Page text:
Anagha Neelakantan, writing at the International Crisis Group blog, describes the disaster:
Neelakantan was deputy director of the Crisis Group’s Asia program until 2013. Previously she worked for the United Nations Mission in Nepal and as a political analyst, becoming executive editor at the Nepali Times. In a place where foreigners are easily bewildered even as we are delighted, she knows what she is seeing. Some of her observations:
Nepalis achieved a tenuous national peace after a decade of civil war in 2006. But institutions of government are still "under construction." Will they be able to rise to and constrain the challenges of this massive disaster?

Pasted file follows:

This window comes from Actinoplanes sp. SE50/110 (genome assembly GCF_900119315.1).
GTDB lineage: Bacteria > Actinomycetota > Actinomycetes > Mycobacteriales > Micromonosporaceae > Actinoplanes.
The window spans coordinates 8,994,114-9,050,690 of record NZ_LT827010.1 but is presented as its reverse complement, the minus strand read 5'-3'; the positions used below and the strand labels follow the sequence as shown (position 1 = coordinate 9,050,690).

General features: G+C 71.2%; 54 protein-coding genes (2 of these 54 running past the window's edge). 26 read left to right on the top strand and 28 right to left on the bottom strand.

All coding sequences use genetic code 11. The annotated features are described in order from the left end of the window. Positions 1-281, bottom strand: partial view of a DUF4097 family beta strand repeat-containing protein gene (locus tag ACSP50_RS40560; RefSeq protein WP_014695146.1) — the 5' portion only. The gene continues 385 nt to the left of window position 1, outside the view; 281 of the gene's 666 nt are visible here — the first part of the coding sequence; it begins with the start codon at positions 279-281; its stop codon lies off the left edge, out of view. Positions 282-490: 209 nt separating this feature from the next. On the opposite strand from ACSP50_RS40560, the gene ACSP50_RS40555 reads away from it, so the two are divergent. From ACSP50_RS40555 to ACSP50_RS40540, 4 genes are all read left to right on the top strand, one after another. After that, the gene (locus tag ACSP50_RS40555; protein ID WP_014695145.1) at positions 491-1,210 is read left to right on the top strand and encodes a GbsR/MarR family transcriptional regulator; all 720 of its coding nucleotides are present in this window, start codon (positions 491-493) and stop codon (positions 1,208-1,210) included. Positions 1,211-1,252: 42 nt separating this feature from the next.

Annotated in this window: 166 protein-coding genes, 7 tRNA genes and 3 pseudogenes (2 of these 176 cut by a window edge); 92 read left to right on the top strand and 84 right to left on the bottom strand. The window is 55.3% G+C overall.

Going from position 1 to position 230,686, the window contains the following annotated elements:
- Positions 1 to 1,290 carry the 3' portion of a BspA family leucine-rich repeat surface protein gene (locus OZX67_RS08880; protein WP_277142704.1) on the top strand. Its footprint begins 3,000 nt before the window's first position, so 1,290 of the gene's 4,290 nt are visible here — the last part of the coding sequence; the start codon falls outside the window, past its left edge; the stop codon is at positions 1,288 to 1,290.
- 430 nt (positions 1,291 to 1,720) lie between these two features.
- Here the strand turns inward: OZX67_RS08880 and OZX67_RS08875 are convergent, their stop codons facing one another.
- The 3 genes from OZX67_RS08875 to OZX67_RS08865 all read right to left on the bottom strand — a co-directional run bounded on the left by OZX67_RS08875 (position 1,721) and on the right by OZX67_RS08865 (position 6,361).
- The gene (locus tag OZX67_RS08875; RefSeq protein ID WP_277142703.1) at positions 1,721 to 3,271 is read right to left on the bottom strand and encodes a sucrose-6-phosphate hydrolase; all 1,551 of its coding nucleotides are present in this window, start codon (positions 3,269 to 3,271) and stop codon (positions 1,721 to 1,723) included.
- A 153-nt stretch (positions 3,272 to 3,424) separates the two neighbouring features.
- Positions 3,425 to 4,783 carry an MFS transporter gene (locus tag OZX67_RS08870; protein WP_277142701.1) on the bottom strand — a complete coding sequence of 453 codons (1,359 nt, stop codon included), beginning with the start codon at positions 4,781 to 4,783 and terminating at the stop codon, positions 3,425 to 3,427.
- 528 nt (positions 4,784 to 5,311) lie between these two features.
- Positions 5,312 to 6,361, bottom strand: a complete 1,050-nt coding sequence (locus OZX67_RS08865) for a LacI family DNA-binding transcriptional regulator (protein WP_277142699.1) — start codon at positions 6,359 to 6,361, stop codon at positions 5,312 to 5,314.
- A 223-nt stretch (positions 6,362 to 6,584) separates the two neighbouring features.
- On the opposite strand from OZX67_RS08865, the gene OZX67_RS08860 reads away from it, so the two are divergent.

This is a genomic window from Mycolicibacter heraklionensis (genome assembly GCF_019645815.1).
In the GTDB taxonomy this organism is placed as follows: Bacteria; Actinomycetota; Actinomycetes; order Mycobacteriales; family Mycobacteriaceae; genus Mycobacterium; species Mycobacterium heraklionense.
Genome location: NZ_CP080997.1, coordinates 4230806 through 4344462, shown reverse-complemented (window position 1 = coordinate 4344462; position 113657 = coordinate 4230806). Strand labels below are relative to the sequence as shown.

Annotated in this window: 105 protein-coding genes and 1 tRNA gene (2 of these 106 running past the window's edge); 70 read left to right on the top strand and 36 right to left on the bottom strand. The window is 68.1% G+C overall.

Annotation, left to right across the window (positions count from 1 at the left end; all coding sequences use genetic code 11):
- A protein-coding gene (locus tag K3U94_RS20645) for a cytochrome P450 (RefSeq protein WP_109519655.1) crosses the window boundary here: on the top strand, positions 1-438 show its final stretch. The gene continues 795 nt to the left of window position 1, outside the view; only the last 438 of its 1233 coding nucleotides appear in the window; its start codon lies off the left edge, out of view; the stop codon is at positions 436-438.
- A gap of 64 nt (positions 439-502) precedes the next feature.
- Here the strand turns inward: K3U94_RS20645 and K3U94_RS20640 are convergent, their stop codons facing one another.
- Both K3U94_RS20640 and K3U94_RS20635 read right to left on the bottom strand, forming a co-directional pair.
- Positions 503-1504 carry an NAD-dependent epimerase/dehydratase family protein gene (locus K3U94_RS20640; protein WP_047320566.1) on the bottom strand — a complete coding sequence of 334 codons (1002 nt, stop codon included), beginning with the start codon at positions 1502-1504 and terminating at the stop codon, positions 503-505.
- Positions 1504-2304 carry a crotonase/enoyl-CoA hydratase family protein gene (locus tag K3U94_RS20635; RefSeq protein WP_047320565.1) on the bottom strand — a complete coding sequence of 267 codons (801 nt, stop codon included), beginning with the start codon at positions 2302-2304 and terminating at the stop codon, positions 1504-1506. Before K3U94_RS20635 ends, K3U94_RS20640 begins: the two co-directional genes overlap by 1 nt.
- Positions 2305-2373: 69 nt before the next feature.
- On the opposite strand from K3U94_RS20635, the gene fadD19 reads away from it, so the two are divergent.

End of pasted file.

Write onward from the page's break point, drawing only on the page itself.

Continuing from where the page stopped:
|Overlooking Kathmandu, 2010|
World Policy reports that only 22 percent of the international appeal for the Nepal disaster has been funded.
Personally, I've contributed via Oxfam America and Mercy Corps, in both cases because they had programs in the country before this emergency. I can't swear these are good channels for aid, but I make the guess they are better than newcomers without experience. The Nepalis need us to do what we can.
|Fields outside Kathmandu. Did they slide? Will they wash away? Or fill with displaced migrants?|